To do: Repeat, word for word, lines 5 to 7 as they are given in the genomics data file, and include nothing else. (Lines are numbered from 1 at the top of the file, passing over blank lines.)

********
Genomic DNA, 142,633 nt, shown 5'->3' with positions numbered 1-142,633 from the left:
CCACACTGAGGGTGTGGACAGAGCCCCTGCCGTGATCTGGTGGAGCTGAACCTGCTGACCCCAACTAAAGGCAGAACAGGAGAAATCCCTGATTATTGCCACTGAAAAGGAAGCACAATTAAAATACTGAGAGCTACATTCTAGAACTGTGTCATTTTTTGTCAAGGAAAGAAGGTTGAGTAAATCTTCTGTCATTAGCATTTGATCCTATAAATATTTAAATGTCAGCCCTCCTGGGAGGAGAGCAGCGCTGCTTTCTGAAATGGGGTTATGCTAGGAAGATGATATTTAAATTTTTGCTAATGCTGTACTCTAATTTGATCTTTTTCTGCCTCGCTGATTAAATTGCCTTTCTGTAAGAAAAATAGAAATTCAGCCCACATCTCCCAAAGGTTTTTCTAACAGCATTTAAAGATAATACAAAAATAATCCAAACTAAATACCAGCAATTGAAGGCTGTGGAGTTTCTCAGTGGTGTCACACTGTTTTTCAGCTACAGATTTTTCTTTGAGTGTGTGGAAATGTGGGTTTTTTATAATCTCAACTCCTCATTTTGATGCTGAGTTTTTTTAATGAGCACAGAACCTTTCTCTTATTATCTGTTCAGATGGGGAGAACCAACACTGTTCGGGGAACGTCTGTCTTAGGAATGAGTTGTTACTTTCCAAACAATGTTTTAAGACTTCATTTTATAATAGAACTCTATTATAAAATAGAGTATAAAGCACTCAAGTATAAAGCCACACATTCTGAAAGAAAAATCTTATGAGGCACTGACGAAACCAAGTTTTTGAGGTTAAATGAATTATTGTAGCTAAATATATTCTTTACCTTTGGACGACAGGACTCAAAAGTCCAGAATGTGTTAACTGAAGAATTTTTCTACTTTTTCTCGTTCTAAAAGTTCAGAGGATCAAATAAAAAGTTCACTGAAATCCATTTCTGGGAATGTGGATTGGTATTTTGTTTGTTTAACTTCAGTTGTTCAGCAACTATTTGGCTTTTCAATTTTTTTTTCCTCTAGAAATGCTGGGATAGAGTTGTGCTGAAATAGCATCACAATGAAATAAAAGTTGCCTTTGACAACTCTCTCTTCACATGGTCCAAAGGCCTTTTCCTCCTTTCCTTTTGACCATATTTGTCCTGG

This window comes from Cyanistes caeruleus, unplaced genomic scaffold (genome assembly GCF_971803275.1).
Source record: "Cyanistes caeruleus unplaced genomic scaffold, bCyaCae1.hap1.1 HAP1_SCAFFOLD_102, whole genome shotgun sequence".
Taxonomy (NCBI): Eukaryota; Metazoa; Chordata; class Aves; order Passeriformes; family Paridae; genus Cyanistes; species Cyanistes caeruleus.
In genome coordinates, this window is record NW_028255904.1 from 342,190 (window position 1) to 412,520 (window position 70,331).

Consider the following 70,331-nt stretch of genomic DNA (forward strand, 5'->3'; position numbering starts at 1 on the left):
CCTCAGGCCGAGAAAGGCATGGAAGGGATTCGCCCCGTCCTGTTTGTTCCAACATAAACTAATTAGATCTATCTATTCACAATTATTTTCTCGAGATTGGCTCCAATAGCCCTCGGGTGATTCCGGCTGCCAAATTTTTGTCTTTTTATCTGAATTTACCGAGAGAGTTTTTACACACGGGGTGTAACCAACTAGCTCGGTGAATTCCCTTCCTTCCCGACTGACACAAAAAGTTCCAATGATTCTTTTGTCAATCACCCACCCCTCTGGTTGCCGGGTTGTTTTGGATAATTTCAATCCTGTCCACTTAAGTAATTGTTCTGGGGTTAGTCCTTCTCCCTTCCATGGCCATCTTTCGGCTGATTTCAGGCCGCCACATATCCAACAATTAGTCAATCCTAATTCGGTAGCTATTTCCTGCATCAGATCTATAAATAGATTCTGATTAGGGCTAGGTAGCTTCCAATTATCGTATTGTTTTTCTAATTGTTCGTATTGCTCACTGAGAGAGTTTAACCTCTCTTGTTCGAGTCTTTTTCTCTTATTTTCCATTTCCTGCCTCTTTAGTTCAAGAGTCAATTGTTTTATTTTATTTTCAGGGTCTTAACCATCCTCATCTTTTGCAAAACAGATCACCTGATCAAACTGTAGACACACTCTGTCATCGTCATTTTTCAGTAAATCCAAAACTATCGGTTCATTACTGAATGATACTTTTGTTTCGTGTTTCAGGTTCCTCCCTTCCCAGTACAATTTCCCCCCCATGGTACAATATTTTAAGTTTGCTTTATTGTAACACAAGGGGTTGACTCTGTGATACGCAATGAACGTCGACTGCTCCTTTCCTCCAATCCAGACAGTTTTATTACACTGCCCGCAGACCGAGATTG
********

Taxonomy (NCBI): Eukaryota; Metazoa; Chordata; class Aves; order Passeriformes; family Paridae; genus Cyanistes; species Cyanistes caeruleus.
In genome coordinates, this window is record NW_028255904.1 from 342,190 (window position 1) to 412,520 (window position 70,331).

Consider the following 70,331-nt stretch of genomic DNA (forward strand, 5'->3'; position numbering starts at 1 on the left):